JOURNALIST: How much damage has Obeid done to Labor?
SHORTEN: I think the damage he's done has been done years ago. It's a bit like when the Victorian Liberal director who is now serving time in jail. Periodically people emerge in the political system who are corrupt and crooked. The best way to deal with them is to put them in jail full stop.
JOURNALIST: The Education Ministers are meeting for COAG today. Do you think needs-based funding is necessary to better education outcomes across the country?
SHORTEN: Absolutely, we have seen Australia go backwards in educational standings across the world. What I mean by that is that when you look at the results of Australian kids a number of years ago in core subjects like maths and science, we are slipping down the charts compared to other countries. And frankly, if our performance at the Olympics had fallen as much as our educational performances have fallen, there would be royal commissions all over the place. So I do believe needs based funding is important. I call upon Malcolm Turnbull to reconsider his opposition to properly funding education in Australia. I absolutely believe that kids in the regions, kids with disabilities, kids from poor backgrounds need more support to make sure that they get the best start in life. The best thing we can do is invest in our kids, and properly funding education is probably the best single thing a government can do to help the future generations of Australians.
JOURNALIST: Should funding be based on NAPLAN and international outcomes?
SHORTEN: I think funding should be - the tests you're referring to measure how we're going. I actually think it should be based upon need. I think there is four or five criteria which helps how you allocate scarce taxpayer resources. If a child has got a learning impairment, that requires more resources than a child who doesn't. If you live in small towns or the regions, you have got a tyranny of distance, but where you live shouldn't determine your resources so therefore you should get extra support.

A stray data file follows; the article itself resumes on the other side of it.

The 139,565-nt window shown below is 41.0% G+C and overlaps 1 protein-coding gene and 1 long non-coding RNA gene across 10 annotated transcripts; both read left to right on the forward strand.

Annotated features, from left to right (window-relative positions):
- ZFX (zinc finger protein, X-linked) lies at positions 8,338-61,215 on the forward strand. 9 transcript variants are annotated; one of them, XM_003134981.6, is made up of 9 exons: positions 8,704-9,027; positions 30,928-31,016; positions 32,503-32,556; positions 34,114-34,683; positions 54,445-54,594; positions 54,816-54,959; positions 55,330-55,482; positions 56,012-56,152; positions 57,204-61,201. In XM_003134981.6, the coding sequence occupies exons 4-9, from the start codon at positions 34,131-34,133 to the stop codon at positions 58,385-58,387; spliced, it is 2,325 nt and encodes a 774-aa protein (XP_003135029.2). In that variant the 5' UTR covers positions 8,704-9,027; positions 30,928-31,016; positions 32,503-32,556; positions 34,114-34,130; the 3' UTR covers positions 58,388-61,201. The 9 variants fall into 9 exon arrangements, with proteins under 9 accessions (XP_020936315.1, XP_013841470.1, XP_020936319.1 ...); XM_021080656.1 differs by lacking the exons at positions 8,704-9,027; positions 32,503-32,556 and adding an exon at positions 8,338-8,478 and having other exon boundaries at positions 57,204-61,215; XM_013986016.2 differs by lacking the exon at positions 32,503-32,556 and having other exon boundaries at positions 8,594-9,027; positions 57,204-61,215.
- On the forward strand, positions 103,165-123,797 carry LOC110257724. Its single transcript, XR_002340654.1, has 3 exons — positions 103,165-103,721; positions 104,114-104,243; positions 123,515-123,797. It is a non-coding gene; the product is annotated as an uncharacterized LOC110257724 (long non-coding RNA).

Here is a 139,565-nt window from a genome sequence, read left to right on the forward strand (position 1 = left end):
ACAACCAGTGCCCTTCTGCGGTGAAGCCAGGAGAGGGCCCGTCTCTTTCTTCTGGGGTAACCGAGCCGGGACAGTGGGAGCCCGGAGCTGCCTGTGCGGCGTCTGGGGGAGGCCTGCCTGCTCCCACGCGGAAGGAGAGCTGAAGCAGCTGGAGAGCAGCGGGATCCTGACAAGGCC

I think kids who come from suburbs where there is greater disadvantage, where there's less wealth amongst the parents to invest in the educational system, I think those kids need to get extra resources. I think our first Australians, Aboriginal and Torres Strait Islander kids also require additional support to make sure they get an equal start.
So I do believe in needs-based funding, a strong curriculum and teacher quality. Why is Malcolm Turnbull so out of touch that he keeps arguing that putting extra money doesn't make a difference? The only people who argue that more money in schools doesn't make a difference are people who already have a lot of money.
And this is the whole challenge as we approach Christmas 2016 with a Turnbull Government. They are happy to give a tax cut to a millionaire. They are happy to give $50 billion worth of tax cuts to large companies and big banks but by the same token, they are not supporting first home buyers and they're keeping negative gearing incentives in place, they're cutting the pension, they're cutting Medicare and they're being dragged kicking and screaming to properly fund education. The Turnbull Government's priorities are all out of whack. You know we've got the AAA credit rating under threat.
I want to give a Christmas present to Malcolm Turnbull and the offer of a compromise. If he would simply drop his $50 billion tax cut to large multinationals and if he would simply reform negative gearing so we stop providing taxpayer-incentives to people to buy their tenth house and thus keeping first home buyers out of the market, he would save $80 billion over the next 10 years to the Budget, protect the AAA rating and I think this country would be doing a lot better.
JOURNALIST: So therefore would you agree that the Turnbull Government should fund years five and six of the Gonski agreement?
SHORTEN: Well I do believe that the government should be making provision for funding years five and six. This sort of fiction that the Turnbull Government has that you need to make short-term funding decisions and therefore you can sort of, kick the can down the road on education or other services doesn't help long-term planning, doesn't help this nation. We we've get to do is get over the 24 hour news cycle, the short-term thinking and start planning for the long-term. Our kids expect nothing less from the leaders of the nation. Thanks, everybody.